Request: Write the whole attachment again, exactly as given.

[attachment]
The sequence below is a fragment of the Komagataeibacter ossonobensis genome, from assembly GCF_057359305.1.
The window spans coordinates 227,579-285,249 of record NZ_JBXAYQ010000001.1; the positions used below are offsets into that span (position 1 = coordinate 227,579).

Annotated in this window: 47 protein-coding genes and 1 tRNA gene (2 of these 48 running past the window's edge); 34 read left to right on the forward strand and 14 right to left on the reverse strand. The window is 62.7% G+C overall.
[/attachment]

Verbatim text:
The sequence below is a fragment of the Komagataeibacter ossonobensis genome, from assembly GCF_057359305.1.
The window spans coordinates 227,579-285,249 of record NZ_JBXAYQ010000001.1; the positions used below are offsets into that span (position 1 = coordinate 227,579).

Annotated in this window: 47 protein-coding genes and 1 tRNA gene (2 of these 48 running past the window's edge); 34 read left to right on the forward strand and 14 right to left on the reverse strand. The window is 62.7% G+C overall.